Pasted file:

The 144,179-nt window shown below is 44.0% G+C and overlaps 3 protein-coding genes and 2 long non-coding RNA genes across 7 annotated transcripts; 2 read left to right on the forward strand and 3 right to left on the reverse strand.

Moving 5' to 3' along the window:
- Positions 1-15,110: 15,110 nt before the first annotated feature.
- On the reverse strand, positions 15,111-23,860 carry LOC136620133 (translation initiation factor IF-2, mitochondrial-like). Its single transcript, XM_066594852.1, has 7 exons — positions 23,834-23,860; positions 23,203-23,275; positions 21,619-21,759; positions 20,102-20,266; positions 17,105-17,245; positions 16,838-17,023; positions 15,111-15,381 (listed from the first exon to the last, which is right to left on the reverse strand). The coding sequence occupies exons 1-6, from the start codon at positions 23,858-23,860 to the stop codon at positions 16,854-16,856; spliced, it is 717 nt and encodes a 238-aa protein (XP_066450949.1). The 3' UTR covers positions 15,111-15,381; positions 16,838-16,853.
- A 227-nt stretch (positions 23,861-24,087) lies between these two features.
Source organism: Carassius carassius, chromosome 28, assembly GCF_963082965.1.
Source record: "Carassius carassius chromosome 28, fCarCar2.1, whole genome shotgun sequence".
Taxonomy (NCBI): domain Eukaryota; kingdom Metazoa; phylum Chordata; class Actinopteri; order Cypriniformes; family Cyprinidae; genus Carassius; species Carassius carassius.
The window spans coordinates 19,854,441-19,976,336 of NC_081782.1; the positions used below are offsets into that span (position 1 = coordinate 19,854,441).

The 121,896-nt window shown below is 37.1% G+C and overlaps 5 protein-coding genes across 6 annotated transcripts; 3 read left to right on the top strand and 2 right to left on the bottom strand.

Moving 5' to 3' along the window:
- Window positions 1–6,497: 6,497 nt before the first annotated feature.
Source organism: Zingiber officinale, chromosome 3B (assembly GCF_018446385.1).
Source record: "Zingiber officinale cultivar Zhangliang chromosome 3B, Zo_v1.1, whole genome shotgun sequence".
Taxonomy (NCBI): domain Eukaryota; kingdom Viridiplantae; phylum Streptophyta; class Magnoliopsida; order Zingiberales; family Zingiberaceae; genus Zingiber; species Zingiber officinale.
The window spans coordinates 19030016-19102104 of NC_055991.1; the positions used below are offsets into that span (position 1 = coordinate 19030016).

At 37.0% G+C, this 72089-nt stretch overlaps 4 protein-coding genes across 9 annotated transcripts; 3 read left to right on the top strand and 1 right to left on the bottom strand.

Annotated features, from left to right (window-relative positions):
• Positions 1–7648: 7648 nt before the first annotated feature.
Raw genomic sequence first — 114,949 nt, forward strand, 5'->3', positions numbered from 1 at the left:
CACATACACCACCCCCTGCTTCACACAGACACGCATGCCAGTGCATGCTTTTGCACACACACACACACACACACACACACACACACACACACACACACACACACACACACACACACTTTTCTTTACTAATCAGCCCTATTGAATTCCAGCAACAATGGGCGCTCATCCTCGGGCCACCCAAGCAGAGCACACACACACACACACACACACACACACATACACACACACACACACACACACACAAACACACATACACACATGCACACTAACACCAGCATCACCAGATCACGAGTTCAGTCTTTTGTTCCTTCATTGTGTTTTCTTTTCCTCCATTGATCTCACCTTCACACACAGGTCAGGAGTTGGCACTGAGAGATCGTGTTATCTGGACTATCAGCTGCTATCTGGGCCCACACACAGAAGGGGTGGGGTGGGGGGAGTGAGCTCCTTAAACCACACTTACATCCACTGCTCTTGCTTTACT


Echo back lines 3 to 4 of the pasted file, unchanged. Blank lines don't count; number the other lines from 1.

- Positions 1-15,110: 15,110 nt before the first annotated feature.
- On the reverse strand, positions 15,111-23,860 carry LOC136620133 (translation initiation factor IF-2, mitochondrial-like). Its single transcript, XM_066594852.1, has 7 exons — positions 23,834-23,860; positions 23,203-23,275; positions 21,619-21,759; positions 20,102-20,266; positions 17,105-17,245; positions 16,838-17,023; positions 15,111-15,381 (listed from the first exon to the last, which is right to left on the reverse strand). The coding sequence occupies exons 1-6, from the start codon at positions 23,858-23,860 to the stop codon at positions 16,854-16,856; spliced, it is 717 nt and encodes a 238-aa protein (XP_066450949.1). The 3' UTR covers positions 15,111-15,381; positions 16,838-16,853.